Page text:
LDS Church loses billions on stocks. See how it did compared to the Dow.

Ensign Peak Advisors’ account sees its overall value fall to $42 billion, but it remains $12.2 billion above its pandemic low.

(Francisco Kjolseth | The Salt Lake Tribune) The Church Office Building, shown in March. The Church of Jesus Christ of Latter-day Saints has seen the value of its Ensign Peak Advisors investment portfolio shrink by more than $10 billion in the first of half of 2022.

The Church of Jesus Christ of Latter-day Saints lost $10.2 billion on its investments in the first half of this year as inflation fears rocked stock markets.

New reports filed with U.S. regulators indicate the value of the immense church account managed by the faith’s investment arm, Salt Lake City-based Ensign Peak Advisors, fell to $42 billion as of the end of June, after two quarters of declines.

That put this portfolio of stocks and mutual funds on par with where it was in late 2020, after reaching a two-year high of $52.3 billion near the end of 2021. The account then lost $3.1 billion in the first three months of 2022, followed by a $7.1 billion drop in April, May and June.

(Christopher Cherrington | The Salt Lake Tribune)

The second-quarter loss represented a 14.5% decline for the Utah-based faith’s Ensign Peak holdings, the portfolio’s largest quarterly fall since it nose-dived by $8 billion, or 23.3%, in early 2020 with the U.S. onset of the coronavirus pandemic.

For comparison, the Dow Jones Industrial Average slumped by 11.3% during the most recent quarter as investors fretted over inflation, interest rates hikes and the ongoing war in Ukraine.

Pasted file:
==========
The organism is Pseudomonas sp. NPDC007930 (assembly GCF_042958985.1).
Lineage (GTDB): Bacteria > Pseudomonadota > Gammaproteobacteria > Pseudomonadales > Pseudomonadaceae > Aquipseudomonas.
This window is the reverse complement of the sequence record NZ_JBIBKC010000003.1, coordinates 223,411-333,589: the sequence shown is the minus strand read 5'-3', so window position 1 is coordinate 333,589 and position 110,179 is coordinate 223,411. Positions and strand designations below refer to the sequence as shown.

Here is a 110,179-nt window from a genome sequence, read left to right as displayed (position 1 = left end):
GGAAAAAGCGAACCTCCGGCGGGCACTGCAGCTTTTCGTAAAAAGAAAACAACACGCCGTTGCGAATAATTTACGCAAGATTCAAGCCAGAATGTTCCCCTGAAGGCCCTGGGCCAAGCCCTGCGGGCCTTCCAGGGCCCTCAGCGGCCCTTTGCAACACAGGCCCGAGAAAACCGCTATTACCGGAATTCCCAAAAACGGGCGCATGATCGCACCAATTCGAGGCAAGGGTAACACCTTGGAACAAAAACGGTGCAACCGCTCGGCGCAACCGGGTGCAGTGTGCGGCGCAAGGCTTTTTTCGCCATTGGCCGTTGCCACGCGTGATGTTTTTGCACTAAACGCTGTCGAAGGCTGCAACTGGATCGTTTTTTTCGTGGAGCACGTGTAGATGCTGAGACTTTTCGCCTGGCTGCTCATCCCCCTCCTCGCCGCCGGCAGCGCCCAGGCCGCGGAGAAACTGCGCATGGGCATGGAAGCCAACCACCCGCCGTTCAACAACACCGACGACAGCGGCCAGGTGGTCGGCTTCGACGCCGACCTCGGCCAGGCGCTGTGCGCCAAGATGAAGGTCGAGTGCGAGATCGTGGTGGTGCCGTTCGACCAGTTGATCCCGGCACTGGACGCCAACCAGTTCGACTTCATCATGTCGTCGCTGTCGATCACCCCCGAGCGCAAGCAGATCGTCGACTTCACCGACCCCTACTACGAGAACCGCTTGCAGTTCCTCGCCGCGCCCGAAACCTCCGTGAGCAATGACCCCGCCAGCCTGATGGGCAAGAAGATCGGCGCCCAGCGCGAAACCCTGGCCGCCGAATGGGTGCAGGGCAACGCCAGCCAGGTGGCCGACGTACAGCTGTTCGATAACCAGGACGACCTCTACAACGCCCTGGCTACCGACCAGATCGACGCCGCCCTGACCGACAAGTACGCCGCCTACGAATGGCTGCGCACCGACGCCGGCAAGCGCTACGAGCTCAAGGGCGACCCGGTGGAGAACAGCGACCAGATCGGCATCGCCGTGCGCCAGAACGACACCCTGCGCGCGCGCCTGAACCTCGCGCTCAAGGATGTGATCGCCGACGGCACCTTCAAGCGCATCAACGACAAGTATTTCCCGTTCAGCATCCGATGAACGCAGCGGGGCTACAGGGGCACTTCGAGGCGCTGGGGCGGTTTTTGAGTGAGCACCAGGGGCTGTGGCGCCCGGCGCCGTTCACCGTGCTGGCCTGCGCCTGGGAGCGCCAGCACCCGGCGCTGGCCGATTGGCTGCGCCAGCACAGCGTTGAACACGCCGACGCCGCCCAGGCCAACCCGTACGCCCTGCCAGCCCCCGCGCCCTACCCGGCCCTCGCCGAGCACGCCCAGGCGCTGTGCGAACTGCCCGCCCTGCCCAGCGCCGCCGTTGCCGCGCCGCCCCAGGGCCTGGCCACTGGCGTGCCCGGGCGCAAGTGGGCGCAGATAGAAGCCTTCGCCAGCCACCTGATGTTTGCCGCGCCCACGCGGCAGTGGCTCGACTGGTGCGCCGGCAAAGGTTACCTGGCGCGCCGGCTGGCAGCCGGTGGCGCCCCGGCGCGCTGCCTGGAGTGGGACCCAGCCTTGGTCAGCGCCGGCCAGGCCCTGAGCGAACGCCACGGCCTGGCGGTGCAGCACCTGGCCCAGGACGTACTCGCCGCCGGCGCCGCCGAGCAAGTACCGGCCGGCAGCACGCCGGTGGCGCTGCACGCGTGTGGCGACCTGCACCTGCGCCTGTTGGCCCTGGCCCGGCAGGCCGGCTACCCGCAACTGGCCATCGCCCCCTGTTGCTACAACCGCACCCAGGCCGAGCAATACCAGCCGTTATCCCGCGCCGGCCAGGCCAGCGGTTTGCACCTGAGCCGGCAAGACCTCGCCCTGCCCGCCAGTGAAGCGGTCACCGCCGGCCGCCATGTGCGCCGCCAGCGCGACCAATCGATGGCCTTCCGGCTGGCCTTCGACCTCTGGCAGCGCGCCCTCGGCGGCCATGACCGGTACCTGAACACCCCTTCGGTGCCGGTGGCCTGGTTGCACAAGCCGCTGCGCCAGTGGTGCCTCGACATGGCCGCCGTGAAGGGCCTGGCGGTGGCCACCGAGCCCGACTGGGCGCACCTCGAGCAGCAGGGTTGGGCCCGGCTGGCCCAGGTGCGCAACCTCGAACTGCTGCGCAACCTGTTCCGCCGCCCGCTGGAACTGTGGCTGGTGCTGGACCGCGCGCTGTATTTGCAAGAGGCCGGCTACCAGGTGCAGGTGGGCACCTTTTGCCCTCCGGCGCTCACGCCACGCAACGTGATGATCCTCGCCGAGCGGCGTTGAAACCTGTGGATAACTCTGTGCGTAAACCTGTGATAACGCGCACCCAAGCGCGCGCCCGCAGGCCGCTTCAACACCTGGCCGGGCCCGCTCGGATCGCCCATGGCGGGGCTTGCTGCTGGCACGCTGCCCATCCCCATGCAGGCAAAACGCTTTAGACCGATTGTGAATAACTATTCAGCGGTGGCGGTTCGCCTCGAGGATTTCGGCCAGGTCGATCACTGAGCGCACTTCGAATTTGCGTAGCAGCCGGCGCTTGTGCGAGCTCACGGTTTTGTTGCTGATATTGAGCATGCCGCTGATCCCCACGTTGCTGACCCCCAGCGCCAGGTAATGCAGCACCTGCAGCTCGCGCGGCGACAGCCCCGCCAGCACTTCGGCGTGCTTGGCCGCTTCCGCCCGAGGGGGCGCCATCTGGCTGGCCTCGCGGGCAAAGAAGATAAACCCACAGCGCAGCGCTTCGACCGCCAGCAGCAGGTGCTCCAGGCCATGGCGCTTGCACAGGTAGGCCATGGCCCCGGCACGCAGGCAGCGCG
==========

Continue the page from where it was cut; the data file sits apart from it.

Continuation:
The fund remains ahead by $12.2 billion, or 40.9%, compared to its pandemic low of $29.9 billion, according to reports filed with the Securities and Exchange Commission.

The once-secretive fund began reporting to federal regulators in early 2020, just months after a former Ensign Peak fund manager accused the church in an IRS whistleblower complaint of amassing up to $100 billion in reserve funds from excess tithing that had been intended for, but not spent, on charity.

Devout Latter-day Saints pay a tenth of their yearly incomes to the church in tithing, and ecclesiastical leaders have said publicly and in court documents they deem those funds sacred.

Church officials have portrayed the Ensign Peak fund as a “rainy day” account kept along with other investments, church-owned businesses and extensive landholdings to buffer the global faith of 16.8 million members from economic downturns and to help pay for its ministerial, philanthropic, educational and missionary works around the world.

Ensign Peak’s first report to the SEC, filed in February 2020, showed the fund held $37.8 billion just before its pandemic plunge.

Reports show fund managers have spread the portfolio’s investments significantly since then, diversifying from 1,622 different stocks and mutual funds in early 2020 to 2,162 positions in the latest quarter.

Its top investments, though, are centered on blue-chip technology companies, financial operations, and energy and health care firms. At the top are $2.2 billion and $2.1 billion in shares of technology giants Apple and Microsoft, respectively.

Half the account’s total value is now held in 42 stocks, including UnitedHealth Group, Johnson & Johnson, Exxon Mobil and consumer retail favorites such as Walmart, Procter & Gamble and Home Depot.

Along with Apple and Microsoft, the church account holds $1.5 billion in Google shares; $962 million in Amazon; and $484 million in Facebook. Those five tech stocks represent $7.2 billion, or about 17% of the portfolio’s value, down from $9.4 billion the previous quarter.

In the last quarter of 2019, those tech stocks made up $5.5 billion of Ensign Peak’s holdings, or about 14.5% of its total value.

The account also holds shares in a wide array of mutual funds dedicated to investing in specific sectors of the economy, including technology, communication services, energy, financials, real estate, regional banks, discretionary consumer products, consumer staples, health care, industrial firms, utilities and materials producers.

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